Yeah, that structure is kinda in there still, but yeah, it's constantly subverted, and things do go in a much darker direction than you'd expect. I like how I feel like Raphael often comes back to this idea of whether people are good people or bad people. He doesn't really believe in that at all. He thinks that being a good person is about constantly being vigilant about how good you are and trying to do better, and people aren't inherently good or bad. I think that's really interesting. I think about that all the time.
Has working on the show that way changed the way you see your own emotions or deal with your own emotions? Does it make you try and be more vigilant?
I mean, I think having Raphael as a friend definitely does because we both kind of challenge each other on our previously held beliefs and on our behaviors, I think. And we like to talk that stuff out a lot. It's just endlessly fascinating. Yeah. I think [I] already thought about that stuff a lot. The show gives me an excuse to think about it more.
Mmhmm. Well, I hope that watching the show makes people better people and who feel more connected to the world.
Yeah, you hope that media can have that effect on people. I don't know if it does. Sometimes I'll look at the Reddit forum, and it's almost always a mistake, because there's always some young man in there who completely misinterprets something. I don't know. When people were like, “I think the character Diane's a bitch.” It's like, Ugh! That's not the point of our show at all! That's not what you're supposed to come away from it thinking. But you can't control how people interpret artwork. You just can't. Trying to control it will drive you crazy. So yeah, I just hope the majority of people who see it, maybe it makes them think a little differently about the Diane in their lives [chuckles]. I don't know.
Yeah, I love the character of Diane, I guess because she does seem like she's a very complex, multi-dimensional character. First when she's introduced in the show, it seems like Oh, she's somebody who has her shit together. She's gonna wind up being BoJack's caretaker, sort of like a lot of people have to take care of Larry David in his shows. She's gonna play that role. But then she really becomes more complicated.
Yeah, she's kind of a big baby in a lot of parts. And then sometimes her heart's in the right place, but then she puts people she loves in peril because of it. Yeah, she's not really a good person even though she tries really hard to be. She can be kind of a real shitty friend. But that's what I love about her. I think it made her character a lot more interesting because we're all kinda shitty in real life.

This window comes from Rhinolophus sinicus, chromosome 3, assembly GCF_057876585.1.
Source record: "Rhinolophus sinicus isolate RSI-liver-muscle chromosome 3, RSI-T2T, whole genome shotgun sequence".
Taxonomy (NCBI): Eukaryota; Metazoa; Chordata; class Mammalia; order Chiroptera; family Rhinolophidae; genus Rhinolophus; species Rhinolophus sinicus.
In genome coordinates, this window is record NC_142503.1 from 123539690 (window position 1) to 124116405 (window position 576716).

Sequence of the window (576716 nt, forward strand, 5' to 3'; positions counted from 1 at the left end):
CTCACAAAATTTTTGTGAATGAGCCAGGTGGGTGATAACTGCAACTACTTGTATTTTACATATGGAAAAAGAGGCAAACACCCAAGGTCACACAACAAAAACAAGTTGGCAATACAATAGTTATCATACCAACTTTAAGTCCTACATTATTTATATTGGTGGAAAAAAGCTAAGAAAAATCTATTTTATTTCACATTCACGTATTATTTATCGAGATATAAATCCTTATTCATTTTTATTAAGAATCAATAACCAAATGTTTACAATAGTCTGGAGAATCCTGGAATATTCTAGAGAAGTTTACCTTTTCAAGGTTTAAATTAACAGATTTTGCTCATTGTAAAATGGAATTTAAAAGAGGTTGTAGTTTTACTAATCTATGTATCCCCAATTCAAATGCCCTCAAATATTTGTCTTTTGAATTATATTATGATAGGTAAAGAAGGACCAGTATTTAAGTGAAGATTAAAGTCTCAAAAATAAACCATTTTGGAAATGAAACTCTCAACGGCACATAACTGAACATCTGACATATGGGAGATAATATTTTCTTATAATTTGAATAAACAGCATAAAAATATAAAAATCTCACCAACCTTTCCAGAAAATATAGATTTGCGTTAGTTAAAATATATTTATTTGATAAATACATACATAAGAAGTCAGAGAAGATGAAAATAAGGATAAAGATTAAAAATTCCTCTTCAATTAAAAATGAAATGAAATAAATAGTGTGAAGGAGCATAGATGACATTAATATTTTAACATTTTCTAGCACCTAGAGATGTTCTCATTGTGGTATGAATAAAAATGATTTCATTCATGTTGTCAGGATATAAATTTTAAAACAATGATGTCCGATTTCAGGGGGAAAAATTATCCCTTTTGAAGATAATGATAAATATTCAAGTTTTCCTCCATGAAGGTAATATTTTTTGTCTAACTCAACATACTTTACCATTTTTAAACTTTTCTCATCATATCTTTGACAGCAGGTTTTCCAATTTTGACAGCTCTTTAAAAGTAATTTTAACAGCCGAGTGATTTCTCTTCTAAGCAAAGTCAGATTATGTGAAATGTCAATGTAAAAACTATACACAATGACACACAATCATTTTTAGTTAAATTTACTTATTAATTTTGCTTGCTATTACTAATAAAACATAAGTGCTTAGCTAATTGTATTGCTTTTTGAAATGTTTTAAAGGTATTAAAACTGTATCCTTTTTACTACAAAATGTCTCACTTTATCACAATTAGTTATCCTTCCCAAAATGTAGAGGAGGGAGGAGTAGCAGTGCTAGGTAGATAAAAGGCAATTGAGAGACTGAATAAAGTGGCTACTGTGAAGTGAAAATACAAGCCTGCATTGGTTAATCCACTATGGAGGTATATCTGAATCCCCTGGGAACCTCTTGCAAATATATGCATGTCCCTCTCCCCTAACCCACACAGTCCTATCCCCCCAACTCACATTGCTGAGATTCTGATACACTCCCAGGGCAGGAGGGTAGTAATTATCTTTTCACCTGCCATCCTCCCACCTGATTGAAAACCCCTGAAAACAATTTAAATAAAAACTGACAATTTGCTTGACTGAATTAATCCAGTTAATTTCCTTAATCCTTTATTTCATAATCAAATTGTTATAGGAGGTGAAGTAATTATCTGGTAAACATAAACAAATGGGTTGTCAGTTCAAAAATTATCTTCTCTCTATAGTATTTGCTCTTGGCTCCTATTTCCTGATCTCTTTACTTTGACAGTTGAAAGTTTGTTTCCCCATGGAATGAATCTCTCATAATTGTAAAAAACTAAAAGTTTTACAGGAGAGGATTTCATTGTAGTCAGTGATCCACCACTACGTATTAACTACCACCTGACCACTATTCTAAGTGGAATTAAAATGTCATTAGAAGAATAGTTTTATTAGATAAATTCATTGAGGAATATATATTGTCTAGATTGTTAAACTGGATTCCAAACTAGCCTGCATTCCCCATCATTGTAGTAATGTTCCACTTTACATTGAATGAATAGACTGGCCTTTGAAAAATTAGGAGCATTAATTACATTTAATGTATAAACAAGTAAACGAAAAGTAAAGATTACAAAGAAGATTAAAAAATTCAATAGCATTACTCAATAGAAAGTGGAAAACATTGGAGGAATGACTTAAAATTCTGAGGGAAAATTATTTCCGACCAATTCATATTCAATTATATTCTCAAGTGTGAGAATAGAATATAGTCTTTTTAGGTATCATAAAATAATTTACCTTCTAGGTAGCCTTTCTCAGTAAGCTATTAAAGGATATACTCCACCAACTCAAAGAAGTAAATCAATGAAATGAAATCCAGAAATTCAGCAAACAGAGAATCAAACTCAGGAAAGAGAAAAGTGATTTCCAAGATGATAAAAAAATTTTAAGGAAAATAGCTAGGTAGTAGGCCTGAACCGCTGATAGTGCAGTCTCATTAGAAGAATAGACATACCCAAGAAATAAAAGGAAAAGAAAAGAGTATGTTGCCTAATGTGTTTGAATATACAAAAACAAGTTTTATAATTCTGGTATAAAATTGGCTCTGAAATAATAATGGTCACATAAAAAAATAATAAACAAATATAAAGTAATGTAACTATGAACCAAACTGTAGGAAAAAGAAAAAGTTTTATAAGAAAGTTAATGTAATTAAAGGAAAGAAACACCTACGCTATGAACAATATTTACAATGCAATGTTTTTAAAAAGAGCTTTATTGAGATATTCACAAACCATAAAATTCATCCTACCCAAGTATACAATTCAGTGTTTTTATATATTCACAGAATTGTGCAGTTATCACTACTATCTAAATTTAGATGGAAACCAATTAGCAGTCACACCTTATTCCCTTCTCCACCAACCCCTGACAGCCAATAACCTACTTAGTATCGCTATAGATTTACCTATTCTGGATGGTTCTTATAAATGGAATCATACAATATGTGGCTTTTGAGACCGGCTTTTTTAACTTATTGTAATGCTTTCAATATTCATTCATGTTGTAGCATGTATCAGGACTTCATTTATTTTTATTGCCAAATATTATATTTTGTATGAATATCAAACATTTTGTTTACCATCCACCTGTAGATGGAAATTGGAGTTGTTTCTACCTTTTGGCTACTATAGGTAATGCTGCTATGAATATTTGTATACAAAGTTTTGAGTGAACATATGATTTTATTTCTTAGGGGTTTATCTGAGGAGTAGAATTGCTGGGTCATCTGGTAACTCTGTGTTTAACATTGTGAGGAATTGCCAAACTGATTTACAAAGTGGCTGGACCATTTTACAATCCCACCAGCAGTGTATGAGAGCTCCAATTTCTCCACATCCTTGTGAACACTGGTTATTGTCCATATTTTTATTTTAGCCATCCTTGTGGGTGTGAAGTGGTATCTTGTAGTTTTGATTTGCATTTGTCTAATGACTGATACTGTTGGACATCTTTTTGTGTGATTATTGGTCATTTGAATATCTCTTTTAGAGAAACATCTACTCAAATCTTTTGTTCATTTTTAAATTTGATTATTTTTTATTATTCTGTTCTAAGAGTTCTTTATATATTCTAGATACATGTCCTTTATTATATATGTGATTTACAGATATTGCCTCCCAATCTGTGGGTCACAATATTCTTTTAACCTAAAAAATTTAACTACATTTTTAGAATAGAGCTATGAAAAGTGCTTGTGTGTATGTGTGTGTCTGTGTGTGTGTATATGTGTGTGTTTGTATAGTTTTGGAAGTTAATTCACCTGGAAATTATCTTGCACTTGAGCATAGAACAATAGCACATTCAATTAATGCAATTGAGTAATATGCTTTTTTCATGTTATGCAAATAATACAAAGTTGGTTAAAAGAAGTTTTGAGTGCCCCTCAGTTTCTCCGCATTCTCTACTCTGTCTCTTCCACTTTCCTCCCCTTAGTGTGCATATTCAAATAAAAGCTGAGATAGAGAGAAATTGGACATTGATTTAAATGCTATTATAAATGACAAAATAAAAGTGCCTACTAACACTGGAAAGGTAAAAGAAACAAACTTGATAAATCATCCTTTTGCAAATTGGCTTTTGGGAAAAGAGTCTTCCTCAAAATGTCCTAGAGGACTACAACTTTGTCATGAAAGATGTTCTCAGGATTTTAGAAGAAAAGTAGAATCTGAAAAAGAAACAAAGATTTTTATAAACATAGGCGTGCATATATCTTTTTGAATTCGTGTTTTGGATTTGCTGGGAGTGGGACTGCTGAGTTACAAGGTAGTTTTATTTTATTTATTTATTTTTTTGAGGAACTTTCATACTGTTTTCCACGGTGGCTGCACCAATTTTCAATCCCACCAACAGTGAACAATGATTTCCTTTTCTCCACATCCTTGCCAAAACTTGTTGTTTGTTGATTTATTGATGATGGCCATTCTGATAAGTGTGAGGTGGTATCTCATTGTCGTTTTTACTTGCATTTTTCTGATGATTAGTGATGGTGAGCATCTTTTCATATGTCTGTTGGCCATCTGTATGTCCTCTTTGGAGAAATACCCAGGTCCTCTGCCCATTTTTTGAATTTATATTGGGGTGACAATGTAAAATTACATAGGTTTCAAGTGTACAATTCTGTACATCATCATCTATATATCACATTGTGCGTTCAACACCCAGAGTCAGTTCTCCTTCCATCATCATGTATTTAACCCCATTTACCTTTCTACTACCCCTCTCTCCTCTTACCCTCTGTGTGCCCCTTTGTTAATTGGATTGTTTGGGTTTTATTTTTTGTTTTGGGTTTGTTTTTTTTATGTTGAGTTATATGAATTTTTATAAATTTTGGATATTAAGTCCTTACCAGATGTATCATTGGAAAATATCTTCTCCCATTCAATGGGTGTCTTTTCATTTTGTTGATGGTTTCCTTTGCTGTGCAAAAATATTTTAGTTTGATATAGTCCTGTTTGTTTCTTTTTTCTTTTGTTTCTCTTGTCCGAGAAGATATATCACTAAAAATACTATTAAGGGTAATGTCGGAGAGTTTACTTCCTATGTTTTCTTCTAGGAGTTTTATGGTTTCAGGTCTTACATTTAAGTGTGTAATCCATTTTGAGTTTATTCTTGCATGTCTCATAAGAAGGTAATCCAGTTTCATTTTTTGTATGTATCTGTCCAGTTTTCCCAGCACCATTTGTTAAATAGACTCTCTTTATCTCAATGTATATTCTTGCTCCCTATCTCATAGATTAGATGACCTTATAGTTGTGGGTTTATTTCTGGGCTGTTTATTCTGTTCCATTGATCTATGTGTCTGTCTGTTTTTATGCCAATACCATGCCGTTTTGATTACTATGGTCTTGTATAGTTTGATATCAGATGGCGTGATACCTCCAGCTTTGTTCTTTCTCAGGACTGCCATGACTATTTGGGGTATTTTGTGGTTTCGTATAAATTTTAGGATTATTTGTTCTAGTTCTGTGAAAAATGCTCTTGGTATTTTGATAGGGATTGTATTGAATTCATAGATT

What stuff do you draw for fun these days? What do you find yourself doodling?
Oh my god. This is sort of personal, but I think it's so funny that I wanna share it. I made up a persona for my anxiety, and his name is Kyle. He's like a big bro, and he wears Adidas slides, and he's always manspreading. So I made some drawings of him.
That's amazing. I guess I've never conceived of anxiety as being a bro.
I know. It was suggested to me by a shrink that I should make a name for my anxiety, so I immediately named him Kyle and thought of him as a bro. I don't know why. It was just like Okay, yeah. He's someone who takes up space, and he doesn't know any better. It's not malicious at all. He's not there to hurt me. He's just like, “Hey, what's up?” He just kinda barges in. So to me, that seemed like the perfect alter ego [laughs]. Maybe that sounds insane!
I don't think that sounds insane.
I find it very helpful ‘cause it's like, Oh, okay. My anxiety's not gonna harm me. It's just Kyle. So normally I keep that to myself, but if it's got some use to anyone, then that would be great.
Has having a Kyle around helped you out?
Yeah, I think so. I mean, I think anxiety can help people a little bit. You need just a little bit to keep you going, ‘cause it's the anxiety of not finishing something or the anxiety of not doing a good job. I think that's good, but if I get so anxious that I become kind of paralyzed, then that gets into a bad territory where I need to maybe do some self care.
Maybe it's easier to boss your anxiety around or tell it to scram when it's a bro rather than something more vulnerable.
Yeah, or just like, tell him a little bit to make room for you. “Stop manspreading.”